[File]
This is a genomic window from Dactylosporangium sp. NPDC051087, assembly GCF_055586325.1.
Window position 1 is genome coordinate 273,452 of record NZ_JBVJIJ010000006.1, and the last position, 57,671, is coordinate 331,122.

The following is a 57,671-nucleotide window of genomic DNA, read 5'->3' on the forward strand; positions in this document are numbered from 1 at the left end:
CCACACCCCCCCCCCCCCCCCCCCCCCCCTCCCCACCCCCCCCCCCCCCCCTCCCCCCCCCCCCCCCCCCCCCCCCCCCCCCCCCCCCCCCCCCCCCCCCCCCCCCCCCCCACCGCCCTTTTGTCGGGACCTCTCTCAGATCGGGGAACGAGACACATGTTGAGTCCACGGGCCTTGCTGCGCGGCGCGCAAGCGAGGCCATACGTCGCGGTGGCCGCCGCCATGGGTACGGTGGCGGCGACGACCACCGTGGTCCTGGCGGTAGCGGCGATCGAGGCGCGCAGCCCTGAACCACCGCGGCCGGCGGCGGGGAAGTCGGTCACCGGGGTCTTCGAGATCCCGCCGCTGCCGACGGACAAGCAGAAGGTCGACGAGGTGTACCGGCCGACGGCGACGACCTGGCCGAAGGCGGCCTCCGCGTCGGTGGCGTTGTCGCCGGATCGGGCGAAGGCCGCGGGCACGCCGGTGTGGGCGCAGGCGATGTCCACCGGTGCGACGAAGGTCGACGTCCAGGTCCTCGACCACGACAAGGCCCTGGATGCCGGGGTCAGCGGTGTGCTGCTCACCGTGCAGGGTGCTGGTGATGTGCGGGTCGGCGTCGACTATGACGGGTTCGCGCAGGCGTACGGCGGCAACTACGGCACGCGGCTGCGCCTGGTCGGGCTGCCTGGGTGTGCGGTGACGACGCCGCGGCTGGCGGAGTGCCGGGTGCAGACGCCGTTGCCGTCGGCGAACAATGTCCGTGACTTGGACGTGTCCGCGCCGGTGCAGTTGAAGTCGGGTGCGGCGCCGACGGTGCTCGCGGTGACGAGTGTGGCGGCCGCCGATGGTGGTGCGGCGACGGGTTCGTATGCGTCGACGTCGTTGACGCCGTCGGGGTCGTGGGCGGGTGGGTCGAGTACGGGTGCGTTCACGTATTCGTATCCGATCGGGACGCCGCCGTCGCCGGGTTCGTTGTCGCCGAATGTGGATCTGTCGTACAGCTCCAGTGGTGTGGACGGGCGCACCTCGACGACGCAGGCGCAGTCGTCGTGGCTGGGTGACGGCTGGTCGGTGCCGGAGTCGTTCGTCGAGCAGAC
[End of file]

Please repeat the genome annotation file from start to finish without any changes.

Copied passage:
This is a genomic window from Dactylosporangium sp. NPDC051087, assembly GCF_055586325.1.
Window position 1 is genome coordinate 273,452 of record NZ_JBVJIJ010000006.1, and the last position, 57,671, is coordinate 331,122.

The following is a 57,671-nucleotide window of genomic DNA, read 5'->3' on the forward strand; positions in this document are numbered from 1 at the left end:
CCACACCCCCCCCCCCCCCCCCCCCCCCCTCCCCACCCCCCCCCCCCCCCCTCCCCCCCCCCCCCCCCCCCCCCCCCCCCCCCCCCCCCCCCCCCCCCCCCCCCCCCCCCCACCGCCCTTTTGTCGGGACCTCTCTCAGATCGGGGAACGAGACACATGTTGAGTCCACGGGCCTTGCTGCGCGGCGCGCAAGCGAGGCCATACGTCGCGGTGGCCGCCGCCATGGGTACGGTGGCGGCGACGACCACCGTGGTCCTGGCGGTAGCGGCGATCGAGGCGCGCAGCCCTGAACCACCGCGGCCGGCGGCGGGGAAGTCGGTCACCGGGGTCTTCGAGATCCCGCCGCTGCCGACGGACAAGCAGAAGGTCGACGAGGTGTACCGGCCGACGGCGACGACCTGGCCGAAGGCGGCCTCCGCGTCGGTGGCGTTGTCGCCGGATCGGGCGAAGGCCGCGGGCACGCCGGTGTGGGCGCAGGCGATGTCCACCGGTGCGACGAAGGTCGACGTCCAGGTCCTCGACCACGACAAGGCCCTGGATGCCGGGGTCAGCGGTGTGCTGCTCACCGTGCAGGGTGCTGGTGATGTGCGGGTCGGCGTCGACTATGACGGGTTCGCGCAGGCGTACGGCGGCAACTACGGCACGCGGCTGCGCCTGGTCGGGCTGCCTGGGTGTGCGGTGACGACGCCGCGGCTGGCGGAGTGCCGGGTGCAGACGCCGTTGCCGTCGGCGAACAATGTCCGTGACTTGGACGTGTCCGCGCCGGTGCAGTTGAAGTCGGGTGCGGCGCCGACGGTGCTCGCGGTGACGAGTGTGGCGGCCGCCGATGGTGGTGCGGCGACGGGTTCGTATGCGTCGACGTCGTTGACGCCGTCGGGGTCGTGGGCGGGTGGGTCGAGTACGGGTGCGTTCACGTATTCGTATCCGATCGGGACGCCGCCGTCGCCGGGTTCGTTGTCGCCGAATGTGGATCTGTCGTACAGCTCCAGTGGTGTGGACGGGCGCACCTCGACGACGCAGGCGCAGTCGTCGTGGCTGGGTGACGGCTGGTCGGTGCCGGAGTCGTTCGTCGAGCAGAC